Scott Walker
Potential Republican 2016 presidential candidate Wisconsin Governor Scott Walker speaks to local activists and elected officials in Derry, New Hampshire April 19, 2015. David Koch and his brother Charles reportedly have lent their support to Walker for president. REUTERS/Brian Snyder

Scott Walker has yet to officially enter the 2016 presidential race, but the Republican already has earned an important edge: an endorsement from the Koch brothers, the high-powered political donors who are expected to drop $890 million in the coming election.

David Koch told an elite Manhattan political gathering Monday that he and his brother, Charles Koch, favored the Wisconsin governor in the race for the GOP nomination, the New York Times reports.

In a contest that campaign fundraisers expect to cost up to $5 billion in total, securing deep-pocketed patrons has become a political necessity. In addition to their ability to write large campaign donation checks, the Koch brothers bankroll one of the most influential networks of conservative organizations in the nation.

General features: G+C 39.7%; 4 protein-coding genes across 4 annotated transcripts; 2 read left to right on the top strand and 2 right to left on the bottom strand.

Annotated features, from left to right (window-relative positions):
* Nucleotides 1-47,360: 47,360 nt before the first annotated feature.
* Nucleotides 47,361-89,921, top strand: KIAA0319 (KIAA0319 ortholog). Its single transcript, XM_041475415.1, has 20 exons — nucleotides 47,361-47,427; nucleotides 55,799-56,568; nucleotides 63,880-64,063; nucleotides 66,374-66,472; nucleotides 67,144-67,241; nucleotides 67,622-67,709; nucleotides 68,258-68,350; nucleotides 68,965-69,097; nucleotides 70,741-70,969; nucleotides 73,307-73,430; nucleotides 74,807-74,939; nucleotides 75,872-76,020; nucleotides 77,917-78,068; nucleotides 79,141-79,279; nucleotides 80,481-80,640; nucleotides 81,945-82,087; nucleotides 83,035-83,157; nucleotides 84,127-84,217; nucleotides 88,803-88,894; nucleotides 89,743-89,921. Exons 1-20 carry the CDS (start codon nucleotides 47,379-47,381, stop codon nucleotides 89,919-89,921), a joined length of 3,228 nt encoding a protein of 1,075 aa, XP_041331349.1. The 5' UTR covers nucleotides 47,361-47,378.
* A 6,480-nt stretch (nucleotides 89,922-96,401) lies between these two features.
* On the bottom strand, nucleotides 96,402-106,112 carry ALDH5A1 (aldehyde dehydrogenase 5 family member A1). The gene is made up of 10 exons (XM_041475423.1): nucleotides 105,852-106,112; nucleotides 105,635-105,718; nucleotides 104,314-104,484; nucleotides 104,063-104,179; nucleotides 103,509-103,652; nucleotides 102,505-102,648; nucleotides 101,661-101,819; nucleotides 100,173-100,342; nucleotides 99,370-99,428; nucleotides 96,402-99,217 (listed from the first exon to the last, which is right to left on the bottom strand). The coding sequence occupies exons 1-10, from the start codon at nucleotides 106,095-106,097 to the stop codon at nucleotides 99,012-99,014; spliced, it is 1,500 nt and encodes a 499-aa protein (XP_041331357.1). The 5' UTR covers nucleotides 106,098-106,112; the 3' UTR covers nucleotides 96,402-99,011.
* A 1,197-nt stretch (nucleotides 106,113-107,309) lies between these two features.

Those groups include Americans for Prosperity, the organization largely behind the rise of the tea party movement in 2010, and Freedom Partners, a conservative business-aligned group that also runs a super PAC. Together the network holds considerable sway over the Republican base.

David Koch told the political donors that groups his family controls would remain on the sidelines for the Republican primary, but there are other ways that a PAC or other organization can benefit a candidate -- like selling email lists or promoting the candidate’s top issue through their networks.

Although Americans for Prosperity spent more than $120 million to defeat President Barack Obama and congressional Democrats in 2012, the Kochs didn’t offer any public endorsements of the candidates that year.

Still, Republican candidates have champed at the bit to win the Koch brothers’ backing. Sens. Rand Paul and Ted Cruz and even New Jersey Gov. Chris Christie have courted the brothers. Because the Kochs tend to lean libertarian, many speculated they would support Paul.

But the Koch brothers have long voiced a liking for Walker, who has staked his political reputation on targeting unions. In 2011 the governor championed contentious legislation that scaled back collective bargaining rights. When political opponents mounted an ultimately unsuccessful recall vote, Koch-affiliated groups spent millions to support Walker.

Ginger Gibson contributed reporting to this article.